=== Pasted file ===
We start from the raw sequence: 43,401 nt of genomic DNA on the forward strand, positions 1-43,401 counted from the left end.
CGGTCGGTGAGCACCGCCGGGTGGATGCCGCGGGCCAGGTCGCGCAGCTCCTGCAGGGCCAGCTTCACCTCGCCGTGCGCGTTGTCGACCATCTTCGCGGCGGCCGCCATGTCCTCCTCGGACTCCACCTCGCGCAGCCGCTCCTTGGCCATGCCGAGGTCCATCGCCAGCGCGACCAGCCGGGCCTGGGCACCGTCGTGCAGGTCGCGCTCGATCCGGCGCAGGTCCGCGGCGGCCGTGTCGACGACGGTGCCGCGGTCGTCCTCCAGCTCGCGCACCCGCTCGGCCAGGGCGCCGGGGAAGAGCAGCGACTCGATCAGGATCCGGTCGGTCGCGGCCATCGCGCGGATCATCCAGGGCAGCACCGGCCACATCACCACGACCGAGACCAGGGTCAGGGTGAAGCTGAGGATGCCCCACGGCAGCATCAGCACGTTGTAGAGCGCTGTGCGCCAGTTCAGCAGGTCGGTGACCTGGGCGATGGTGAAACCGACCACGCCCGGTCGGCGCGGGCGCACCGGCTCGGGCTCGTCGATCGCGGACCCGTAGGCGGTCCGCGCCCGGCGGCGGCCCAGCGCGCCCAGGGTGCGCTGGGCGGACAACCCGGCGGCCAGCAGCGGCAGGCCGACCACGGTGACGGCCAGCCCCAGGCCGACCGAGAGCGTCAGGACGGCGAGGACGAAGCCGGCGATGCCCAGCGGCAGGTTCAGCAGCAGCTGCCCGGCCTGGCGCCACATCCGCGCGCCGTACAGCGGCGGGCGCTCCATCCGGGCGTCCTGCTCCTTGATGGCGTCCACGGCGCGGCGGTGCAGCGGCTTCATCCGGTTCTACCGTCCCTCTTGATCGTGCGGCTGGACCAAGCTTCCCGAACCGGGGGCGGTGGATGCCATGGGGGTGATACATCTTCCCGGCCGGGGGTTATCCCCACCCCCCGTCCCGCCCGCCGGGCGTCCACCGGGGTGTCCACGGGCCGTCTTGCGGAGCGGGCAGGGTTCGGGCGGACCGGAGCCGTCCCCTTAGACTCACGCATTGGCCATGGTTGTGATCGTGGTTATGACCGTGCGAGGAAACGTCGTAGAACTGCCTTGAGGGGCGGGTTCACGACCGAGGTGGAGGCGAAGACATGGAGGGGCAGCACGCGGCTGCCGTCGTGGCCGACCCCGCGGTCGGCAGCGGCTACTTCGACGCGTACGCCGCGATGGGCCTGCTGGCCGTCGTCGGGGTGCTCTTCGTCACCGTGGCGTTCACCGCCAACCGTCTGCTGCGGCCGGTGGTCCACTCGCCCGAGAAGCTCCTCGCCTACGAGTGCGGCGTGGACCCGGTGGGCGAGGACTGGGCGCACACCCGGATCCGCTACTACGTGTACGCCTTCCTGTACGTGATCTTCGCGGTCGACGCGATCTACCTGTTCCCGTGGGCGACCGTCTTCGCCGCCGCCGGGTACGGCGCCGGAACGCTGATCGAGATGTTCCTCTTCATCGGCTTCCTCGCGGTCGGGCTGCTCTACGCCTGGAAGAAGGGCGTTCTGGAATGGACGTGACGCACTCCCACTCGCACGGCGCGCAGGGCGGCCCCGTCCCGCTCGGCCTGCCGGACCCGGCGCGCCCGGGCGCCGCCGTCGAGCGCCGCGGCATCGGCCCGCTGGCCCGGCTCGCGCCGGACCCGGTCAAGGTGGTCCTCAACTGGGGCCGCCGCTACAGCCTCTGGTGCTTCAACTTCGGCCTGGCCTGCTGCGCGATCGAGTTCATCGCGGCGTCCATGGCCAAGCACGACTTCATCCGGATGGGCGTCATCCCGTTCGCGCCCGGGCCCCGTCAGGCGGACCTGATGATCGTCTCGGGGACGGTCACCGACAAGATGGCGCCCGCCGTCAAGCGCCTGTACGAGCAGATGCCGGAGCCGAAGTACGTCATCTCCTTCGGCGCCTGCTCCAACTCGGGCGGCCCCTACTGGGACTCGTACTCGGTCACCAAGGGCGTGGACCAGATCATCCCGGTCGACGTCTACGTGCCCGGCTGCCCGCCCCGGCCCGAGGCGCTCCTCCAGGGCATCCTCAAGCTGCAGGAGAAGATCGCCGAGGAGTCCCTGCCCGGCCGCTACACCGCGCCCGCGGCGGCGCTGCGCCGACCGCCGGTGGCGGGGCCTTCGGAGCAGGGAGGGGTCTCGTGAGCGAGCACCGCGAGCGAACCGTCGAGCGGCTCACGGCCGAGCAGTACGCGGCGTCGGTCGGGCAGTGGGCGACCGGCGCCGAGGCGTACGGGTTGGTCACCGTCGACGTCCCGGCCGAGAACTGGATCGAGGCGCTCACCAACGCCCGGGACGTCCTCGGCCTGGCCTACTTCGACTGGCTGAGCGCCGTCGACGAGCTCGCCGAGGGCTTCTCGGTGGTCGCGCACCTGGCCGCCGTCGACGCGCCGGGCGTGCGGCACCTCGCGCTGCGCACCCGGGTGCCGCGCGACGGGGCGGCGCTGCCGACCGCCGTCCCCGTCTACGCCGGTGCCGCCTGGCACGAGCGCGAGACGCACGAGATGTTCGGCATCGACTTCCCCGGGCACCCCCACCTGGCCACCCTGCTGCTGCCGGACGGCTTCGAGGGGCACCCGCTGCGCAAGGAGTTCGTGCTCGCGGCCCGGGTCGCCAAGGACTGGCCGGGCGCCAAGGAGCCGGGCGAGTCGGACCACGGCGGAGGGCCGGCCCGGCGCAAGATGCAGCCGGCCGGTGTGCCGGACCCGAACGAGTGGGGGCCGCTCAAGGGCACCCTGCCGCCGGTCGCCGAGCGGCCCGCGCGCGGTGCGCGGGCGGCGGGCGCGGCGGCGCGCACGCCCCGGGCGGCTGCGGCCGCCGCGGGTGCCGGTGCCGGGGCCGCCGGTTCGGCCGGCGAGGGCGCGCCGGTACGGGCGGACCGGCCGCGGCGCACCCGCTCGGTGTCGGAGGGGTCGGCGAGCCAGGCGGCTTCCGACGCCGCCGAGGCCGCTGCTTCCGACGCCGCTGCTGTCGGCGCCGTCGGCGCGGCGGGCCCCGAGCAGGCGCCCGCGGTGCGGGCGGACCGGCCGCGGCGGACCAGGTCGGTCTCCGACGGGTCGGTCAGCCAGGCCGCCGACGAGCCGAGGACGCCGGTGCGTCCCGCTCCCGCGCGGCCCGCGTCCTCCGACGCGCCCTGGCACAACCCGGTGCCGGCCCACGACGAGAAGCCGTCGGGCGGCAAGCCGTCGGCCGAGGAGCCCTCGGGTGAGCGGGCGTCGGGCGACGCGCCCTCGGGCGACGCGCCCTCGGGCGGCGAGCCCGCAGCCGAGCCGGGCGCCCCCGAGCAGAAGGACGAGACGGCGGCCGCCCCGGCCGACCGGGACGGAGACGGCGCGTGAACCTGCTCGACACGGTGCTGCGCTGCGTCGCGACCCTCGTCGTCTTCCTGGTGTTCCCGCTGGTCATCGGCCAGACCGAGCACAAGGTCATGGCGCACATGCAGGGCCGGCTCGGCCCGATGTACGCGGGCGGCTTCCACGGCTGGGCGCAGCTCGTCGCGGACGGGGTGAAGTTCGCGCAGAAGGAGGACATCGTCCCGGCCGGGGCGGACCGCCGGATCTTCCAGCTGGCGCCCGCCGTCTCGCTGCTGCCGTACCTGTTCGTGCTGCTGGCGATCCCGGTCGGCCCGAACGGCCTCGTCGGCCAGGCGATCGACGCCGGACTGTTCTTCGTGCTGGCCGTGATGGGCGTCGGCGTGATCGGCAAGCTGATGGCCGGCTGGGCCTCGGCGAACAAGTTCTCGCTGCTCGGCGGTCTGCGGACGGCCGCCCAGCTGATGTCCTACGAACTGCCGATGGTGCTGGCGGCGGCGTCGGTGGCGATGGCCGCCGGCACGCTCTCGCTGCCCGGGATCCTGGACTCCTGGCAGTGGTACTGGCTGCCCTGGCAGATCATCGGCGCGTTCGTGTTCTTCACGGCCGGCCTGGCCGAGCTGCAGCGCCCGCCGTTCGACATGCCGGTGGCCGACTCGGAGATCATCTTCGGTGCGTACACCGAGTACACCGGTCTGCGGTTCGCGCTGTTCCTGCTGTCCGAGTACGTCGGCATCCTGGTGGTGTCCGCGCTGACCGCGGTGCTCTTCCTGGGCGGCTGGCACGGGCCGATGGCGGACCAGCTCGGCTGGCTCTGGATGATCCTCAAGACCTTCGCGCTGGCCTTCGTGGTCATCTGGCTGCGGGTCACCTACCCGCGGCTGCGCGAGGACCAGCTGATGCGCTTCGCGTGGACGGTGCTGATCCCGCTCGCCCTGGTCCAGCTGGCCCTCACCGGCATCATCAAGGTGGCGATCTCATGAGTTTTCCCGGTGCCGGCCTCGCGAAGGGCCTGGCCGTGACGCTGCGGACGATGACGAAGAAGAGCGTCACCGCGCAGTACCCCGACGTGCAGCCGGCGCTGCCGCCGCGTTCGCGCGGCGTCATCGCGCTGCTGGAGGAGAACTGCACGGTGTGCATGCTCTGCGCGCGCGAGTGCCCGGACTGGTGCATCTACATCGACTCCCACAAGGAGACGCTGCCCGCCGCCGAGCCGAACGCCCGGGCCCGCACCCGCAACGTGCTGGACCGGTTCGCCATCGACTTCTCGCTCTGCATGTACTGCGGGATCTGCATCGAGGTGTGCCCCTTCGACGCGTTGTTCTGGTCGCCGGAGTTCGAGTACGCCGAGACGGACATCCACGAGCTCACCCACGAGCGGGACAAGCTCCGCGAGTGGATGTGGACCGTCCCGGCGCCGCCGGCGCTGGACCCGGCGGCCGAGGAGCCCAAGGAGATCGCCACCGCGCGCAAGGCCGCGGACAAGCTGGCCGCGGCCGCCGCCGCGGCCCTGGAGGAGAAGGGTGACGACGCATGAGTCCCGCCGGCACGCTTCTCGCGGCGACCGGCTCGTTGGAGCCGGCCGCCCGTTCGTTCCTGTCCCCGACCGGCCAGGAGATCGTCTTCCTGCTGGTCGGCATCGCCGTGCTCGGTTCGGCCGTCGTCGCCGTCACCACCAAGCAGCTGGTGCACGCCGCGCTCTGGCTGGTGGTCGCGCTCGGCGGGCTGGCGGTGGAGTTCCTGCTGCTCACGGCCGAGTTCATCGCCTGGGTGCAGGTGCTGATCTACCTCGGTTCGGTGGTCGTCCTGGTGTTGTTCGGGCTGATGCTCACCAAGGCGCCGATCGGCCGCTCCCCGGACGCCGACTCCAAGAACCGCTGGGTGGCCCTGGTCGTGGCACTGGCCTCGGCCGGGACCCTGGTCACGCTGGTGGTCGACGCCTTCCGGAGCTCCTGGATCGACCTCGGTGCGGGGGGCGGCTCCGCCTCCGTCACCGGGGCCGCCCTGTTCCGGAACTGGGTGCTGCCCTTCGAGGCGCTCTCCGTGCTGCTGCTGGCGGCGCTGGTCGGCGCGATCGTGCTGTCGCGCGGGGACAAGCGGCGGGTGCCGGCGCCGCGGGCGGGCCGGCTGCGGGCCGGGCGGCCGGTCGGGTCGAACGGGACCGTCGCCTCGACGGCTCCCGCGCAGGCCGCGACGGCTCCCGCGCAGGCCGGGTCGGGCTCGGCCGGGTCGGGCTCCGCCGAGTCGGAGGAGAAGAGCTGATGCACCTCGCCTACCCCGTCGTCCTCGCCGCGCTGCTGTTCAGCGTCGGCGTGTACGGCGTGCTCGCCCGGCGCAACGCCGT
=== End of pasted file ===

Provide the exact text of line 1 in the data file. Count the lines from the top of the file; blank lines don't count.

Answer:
We start from the raw sequence: 43,401 nt of genomic DNA on the forward strand, positions 1-43,401 counted from the left end.